So the representation of assessment results under uncertain environment is a basic and key problem for the bridge condition assessment. Usually, the assessment results are represented by numerical ratings [5–7]. The bridge monitor assigns a rating to the assessment object. However, due to the complexity of environment, in many cases it may be difficult for the bridge monitor to assign a certain rating to an assessment object with 100% confidence. In addition, the assessment result of an object may not be precisely represented by using only one assessment rating. In this situation, the representation of assessment results is a problem needing to be solved first of all. At present, there are some tools that can deal with the uncertain information, such as fuzzy numbers of fuzzy set theory  and belief function of Dempster-Shafer theory [16, 17]. These theories have been widely applied to many fields, such as job-shop scheduling , shortest path problem [19, 20], and supply chain management [21, 22]; see also [23–28]. But there exist some deficiencies in these theories. Specific to the bridge condition assessment, a simple and effective representation is necessary.
In , Wang et al. used a dualistic group of assessment grade, belief degree, to show the assessment results. In fact, to our opinion the representation of assessment grade, belief degree, is a kind of numbers, which will be introduced in this paper. numbers [29–31] are a new representation of uncertain information. It is an extension of basic probability assignment of Dempster-Shafer theory. Though the form of numbers also uses dualistic group; however, there exists essential difference between numbers and the structure assessment grade, belief degree. In numbers, these numerical ratings, such as 5, 6, and 7, are not absolute mutual exclusive. It is easy to understand that the nonexclusive hypotheses are very useful for the bridge condition assessment. In this paper, based on the numbers, a new method for the bridge condition assessment is developed. The proposed method is simple but effective and it can be easily used in the bridge condition assessment and other fields. An illustrative case is given to show its effectiveness.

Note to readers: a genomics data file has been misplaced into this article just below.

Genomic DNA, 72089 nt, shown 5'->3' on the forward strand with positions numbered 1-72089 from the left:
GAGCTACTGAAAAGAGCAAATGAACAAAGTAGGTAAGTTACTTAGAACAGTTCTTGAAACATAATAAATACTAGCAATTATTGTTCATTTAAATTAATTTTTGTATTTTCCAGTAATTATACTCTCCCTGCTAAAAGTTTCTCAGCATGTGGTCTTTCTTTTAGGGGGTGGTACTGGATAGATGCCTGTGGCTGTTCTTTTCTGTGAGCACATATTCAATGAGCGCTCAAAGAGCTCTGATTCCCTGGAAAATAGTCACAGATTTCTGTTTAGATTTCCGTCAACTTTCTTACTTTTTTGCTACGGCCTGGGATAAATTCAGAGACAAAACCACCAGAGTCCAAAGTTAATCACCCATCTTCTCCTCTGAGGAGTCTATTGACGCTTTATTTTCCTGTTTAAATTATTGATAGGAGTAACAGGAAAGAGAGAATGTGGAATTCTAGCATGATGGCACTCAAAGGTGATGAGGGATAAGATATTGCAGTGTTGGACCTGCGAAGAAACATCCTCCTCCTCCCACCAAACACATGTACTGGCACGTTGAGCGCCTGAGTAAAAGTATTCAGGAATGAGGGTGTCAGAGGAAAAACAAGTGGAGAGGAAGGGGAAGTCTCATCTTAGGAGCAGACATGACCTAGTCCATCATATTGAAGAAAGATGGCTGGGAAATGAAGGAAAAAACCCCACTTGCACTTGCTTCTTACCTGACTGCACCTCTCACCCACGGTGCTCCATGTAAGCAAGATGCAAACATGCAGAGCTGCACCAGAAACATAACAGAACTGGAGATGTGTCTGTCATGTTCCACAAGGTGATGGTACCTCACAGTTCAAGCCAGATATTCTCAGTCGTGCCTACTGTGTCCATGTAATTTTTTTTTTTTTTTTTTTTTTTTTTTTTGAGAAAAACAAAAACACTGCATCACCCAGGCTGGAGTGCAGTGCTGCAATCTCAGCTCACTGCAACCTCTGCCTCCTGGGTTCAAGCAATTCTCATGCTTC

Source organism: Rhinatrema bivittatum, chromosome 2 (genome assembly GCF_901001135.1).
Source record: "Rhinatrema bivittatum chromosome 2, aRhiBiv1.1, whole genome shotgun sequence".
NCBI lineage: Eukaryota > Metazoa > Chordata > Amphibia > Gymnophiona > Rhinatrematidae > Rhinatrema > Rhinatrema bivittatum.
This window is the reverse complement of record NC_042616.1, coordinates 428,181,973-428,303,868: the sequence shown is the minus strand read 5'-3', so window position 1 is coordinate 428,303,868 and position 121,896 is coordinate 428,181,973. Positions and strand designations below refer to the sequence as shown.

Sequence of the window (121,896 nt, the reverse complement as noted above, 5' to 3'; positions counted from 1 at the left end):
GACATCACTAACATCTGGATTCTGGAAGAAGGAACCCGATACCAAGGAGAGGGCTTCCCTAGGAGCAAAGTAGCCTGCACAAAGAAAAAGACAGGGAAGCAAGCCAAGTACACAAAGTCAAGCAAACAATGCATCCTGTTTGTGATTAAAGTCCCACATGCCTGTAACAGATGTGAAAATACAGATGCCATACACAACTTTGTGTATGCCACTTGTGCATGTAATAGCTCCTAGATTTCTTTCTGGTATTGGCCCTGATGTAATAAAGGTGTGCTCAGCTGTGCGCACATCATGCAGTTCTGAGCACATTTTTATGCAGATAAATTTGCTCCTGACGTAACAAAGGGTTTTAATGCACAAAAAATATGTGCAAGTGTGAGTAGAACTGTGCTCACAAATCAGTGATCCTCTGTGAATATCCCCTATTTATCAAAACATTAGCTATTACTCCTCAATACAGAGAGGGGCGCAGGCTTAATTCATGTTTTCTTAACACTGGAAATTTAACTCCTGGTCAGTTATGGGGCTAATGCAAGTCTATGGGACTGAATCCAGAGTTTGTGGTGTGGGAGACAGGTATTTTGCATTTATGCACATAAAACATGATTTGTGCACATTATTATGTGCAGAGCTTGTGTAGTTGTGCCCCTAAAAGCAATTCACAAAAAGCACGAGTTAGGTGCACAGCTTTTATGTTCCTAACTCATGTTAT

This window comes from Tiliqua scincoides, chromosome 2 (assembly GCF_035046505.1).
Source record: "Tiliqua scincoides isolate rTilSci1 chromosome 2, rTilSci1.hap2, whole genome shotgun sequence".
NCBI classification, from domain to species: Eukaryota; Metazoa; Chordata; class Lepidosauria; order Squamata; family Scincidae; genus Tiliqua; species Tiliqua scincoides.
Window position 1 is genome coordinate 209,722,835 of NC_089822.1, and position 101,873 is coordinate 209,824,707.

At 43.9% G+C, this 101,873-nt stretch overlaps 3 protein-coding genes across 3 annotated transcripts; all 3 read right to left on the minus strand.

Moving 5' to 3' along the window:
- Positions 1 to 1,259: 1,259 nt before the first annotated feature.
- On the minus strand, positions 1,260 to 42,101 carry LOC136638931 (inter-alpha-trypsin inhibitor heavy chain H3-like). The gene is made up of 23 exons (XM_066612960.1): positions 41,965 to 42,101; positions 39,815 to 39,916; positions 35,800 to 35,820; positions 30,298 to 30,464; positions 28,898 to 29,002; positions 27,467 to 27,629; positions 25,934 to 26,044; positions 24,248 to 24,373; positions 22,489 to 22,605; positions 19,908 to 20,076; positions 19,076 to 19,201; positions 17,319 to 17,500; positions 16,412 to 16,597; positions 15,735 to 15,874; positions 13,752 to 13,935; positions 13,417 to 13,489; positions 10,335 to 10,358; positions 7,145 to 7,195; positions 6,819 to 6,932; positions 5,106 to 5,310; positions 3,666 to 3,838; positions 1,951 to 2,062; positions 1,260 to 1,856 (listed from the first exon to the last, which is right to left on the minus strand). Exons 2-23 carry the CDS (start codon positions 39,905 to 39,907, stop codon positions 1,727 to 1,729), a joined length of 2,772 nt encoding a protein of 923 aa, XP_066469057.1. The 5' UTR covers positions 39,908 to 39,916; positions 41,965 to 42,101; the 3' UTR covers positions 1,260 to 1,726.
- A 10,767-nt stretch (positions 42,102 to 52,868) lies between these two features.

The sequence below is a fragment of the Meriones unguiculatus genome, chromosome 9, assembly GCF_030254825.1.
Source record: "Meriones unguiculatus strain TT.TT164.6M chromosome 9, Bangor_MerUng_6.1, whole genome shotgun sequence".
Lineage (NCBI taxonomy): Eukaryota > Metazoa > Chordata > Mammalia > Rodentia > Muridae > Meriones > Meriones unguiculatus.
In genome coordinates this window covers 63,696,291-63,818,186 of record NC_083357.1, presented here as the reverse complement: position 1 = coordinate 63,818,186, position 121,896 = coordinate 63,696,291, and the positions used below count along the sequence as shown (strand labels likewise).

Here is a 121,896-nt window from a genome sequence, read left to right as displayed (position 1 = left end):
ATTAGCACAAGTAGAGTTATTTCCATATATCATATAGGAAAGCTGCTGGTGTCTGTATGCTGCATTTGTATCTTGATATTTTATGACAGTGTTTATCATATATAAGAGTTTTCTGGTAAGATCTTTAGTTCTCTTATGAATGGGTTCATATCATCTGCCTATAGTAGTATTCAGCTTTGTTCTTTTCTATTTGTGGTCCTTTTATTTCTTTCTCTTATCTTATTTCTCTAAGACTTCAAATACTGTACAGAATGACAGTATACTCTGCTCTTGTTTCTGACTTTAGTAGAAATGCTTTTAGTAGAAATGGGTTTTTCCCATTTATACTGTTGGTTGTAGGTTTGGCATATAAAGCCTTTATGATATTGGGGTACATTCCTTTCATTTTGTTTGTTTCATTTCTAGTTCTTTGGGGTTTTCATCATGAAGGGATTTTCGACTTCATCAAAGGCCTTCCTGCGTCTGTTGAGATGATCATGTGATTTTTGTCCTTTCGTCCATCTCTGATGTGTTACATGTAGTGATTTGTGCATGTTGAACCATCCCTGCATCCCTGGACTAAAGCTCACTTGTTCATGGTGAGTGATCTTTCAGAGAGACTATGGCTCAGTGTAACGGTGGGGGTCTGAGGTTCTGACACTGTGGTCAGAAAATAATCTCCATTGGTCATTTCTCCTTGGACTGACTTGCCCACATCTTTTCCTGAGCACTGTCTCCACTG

The remainder of this paper is organized as follows. A brief introduction about Dempster-Shafer theory is represented in Section 2. Then, the concept of numbers and new bridge condition assessment method is depicted in Section 3. After that, an illustrative example is presented in Section 4. Finally, conclusions are given in Section 5.
Dempster-Shafer theory of evidence [16, 17], also called Dempster-Shafer theory or evidence theory, is used to handle uncertain information. It is first proposed by Dempster and then developed by Shafer. This theory needs weaker conditions than Bayesian theory of probability, so it is often regarded as an extension of the Bayesian theory. As a theory of reasoning under the uncertain environment, Dempster-Shafer theory has an advantage of directly expressing the “uncertainty” by assigning the probability to the subsets of the set composed of objects, rather than to each of the individual objects. The probability assigned to each subset is limited by a lower bound and an upper bound, which, respectively, measure the total belief and the total plausibility for the objects in the subset. What is more, Dempster-Shafer theory has the ability of combining pairs of bodies of evidence or belief functions to derive a combining evidence or belief function. With the ability of dealing with the uncertainty or imprecision embedded in evidence, Dempster-Shafer theory has been widely applied to many fields [32–44]. For completeness of the explanation, a few basic concepts are introduced as follows.